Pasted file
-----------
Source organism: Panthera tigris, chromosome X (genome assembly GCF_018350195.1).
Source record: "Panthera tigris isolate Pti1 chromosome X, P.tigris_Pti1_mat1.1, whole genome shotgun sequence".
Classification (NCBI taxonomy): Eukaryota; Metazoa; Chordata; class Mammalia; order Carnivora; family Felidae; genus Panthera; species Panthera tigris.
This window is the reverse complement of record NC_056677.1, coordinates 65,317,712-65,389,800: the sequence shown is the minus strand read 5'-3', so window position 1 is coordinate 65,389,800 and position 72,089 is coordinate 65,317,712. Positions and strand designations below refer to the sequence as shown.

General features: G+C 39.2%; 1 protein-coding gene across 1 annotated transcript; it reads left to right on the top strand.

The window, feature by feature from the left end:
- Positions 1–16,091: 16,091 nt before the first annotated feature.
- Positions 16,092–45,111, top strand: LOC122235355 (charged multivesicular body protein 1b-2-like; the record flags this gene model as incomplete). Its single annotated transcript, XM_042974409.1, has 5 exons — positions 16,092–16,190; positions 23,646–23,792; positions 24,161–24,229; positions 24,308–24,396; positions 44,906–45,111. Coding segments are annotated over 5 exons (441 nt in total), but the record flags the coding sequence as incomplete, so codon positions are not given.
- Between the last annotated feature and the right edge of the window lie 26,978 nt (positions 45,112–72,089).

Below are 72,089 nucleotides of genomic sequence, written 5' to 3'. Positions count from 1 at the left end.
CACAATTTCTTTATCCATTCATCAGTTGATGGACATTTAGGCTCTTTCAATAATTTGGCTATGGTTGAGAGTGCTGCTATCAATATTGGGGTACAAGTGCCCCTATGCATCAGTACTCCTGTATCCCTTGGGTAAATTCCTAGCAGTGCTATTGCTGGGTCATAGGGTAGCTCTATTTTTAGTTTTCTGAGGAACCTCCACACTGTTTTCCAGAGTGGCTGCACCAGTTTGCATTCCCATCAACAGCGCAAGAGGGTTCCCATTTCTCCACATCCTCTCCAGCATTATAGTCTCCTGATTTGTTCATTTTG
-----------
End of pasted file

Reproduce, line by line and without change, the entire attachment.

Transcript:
Source organism: Panthera tigris, chromosome X (genome assembly GCF_018350195.1).
Source record: "Panthera tigris isolate Pti1 chromosome X, P.tigris_Pti1_mat1.1, whole genome shotgun sequence".
Classification (NCBI taxonomy): Eukaryota; Metazoa; Chordata; class Mammalia; order Carnivora; family Felidae; genus Panthera; species Panthera tigris.
This window is the reverse complement of record NC_056677.1, coordinates 65,317,712-65,389,800: the sequence shown is the minus strand read 5'-3', so window position 1 is coordinate 65,389,800 and position 72,089 is coordinate 65,317,712. Positions and strand designations below refer to the sequence as shown.

General features: G+C 39.2%; 1 protein-coding gene across 1 annotated transcript; it reads left to right on the top strand.

The window, feature by feature from the left end:
- Positions 1–16,091: 16,091 nt before the first annotated feature.
- Positions 16,092–45,111, top strand: LOC122235355 (charged multivesicular body protein 1b-2-like; the record flags this gene model as incomplete). Its single annotated transcript, XM_042974409.1, has 5 exons — positions 16,092–16,190; positions 23,646–23,792; positions 24,161–24,229; positions 24,308–24,396; positions 44,906–45,111. Coding segments are annotated over 5 exons (441 nt in total), but the record flags the coding sequence as incomplete, so codon positions are not given.
- Between the last annotated feature and the right edge of the window lie 26,978 nt (positions 45,112–72,089).

Below are 72,089 nucleotides of genomic sequence, written 5' to 3'. Positions count from 1 at the left end.
CACAATTTCTTTATCCATTCATCAGTTGATGGACATTTAGGCTCTTTCAATAATTTGGCTATGGTTGAGAGTGCTGCTATCAATATTGGGGTACAAGTGCCCCTATGCATCAGTACTCCTGTATCCCTTGGGTAAATTCCTAGCAGTGCTATTGCTGGGTCATAGGGTAGCTCTATTTTTAGTTTTCTGAGGAACCTCCACACTGTTTTCCAGAGTGGCTGCACCAGTTTGCATTCCCATCAACAGCGCAAGAGGGTTCCCATTTCTCCACATCCTCTCCAGCATTATAGTCTCCTGATTTGTTCATTTTG